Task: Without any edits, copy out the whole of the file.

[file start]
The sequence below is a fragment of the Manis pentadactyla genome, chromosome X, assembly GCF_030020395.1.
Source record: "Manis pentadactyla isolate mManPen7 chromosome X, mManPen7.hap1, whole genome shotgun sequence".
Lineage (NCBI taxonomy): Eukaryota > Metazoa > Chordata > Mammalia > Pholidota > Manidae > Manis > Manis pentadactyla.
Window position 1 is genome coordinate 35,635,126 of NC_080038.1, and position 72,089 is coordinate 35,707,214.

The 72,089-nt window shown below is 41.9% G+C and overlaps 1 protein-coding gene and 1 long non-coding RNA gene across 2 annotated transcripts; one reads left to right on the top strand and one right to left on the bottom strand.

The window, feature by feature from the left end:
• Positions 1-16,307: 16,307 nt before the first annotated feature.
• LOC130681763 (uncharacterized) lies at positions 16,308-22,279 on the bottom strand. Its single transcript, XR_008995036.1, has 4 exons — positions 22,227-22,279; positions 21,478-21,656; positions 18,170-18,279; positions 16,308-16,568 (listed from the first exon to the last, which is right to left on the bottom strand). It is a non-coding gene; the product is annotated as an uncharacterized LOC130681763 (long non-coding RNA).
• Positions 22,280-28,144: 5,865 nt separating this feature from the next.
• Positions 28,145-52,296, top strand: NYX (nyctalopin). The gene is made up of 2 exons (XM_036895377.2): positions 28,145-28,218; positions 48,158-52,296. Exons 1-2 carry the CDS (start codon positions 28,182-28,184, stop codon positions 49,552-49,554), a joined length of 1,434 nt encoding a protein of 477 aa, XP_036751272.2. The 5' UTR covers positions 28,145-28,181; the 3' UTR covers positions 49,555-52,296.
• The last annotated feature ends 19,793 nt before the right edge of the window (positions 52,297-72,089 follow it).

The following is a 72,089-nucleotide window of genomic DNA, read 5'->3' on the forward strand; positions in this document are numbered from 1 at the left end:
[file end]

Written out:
The sequence below is a fragment of the Manis pentadactyla genome, chromosome X, assembly GCF_030020395.1.
Source record: "Manis pentadactyla isolate mManPen7 chromosome X, mManPen7.hap1, whole genome shotgun sequence".
Lineage (NCBI taxonomy): Eukaryota > Metazoa > Chordata > Mammalia > Pholidota > Manidae > Manis > Manis pentadactyla.
Window position 1 is genome coordinate 35,635,126 of NC_080038.1, and position 72,089 is coordinate 35,707,214.

The 72,089-nt window shown below is 41.9% G+C and overlaps 1 protein-coding gene and 1 long non-coding RNA gene across 2 annotated transcripts; one reads left to right on the top strand and one right to left on the bottom strand.

The window, feature by feature from the left end:
• Positions 1-16,307: 16,307 nt before the first annotated feature.
• LOC130681763 (uncharacterized) lies at positions 16,308-22,279 on the bottom strand. Its single transcript, XR_008995036.1, has 4 exons — positions 22,227-22,279; positions 21,478-21,656; positions 18,170-18,279; positions 16,308-16,568 (listed from the first exon to the last, which is right to left on the bottom strand). It is a non-coding gene; the product is annotated as an uncharacterized LOC130681763 (long non-coding RNA).
• Positions 22,280-28,144: 5,865 nt separating this feature from the next.
• Positions 28,145-52,296, top strand: NYX (nyctalopin). The gene is made up of 2 exons (XM_036895377.2): positions 28,145-28,218; positions 48,158-52,296. Exons 1-2 carry the CDS (start codon positions 28,182-28,184, stop codon positions 49,552-49,554), a joined length of 1,434 nt encoding a protein of 477 aa, XP_036751272.2. The 5' UTR covers positions 28,145-28,181; the 3' UTR covers positions 49,555-52,296.
• The last annotated feature ends 19,793 nt before the right edge of the window (positions 52,297-72,089 follow it).

The following is a 72,089-nucleotide window of genomic DNA, read 5'->3' on the forward strand; positions in this document are numbered from 1 at the left end: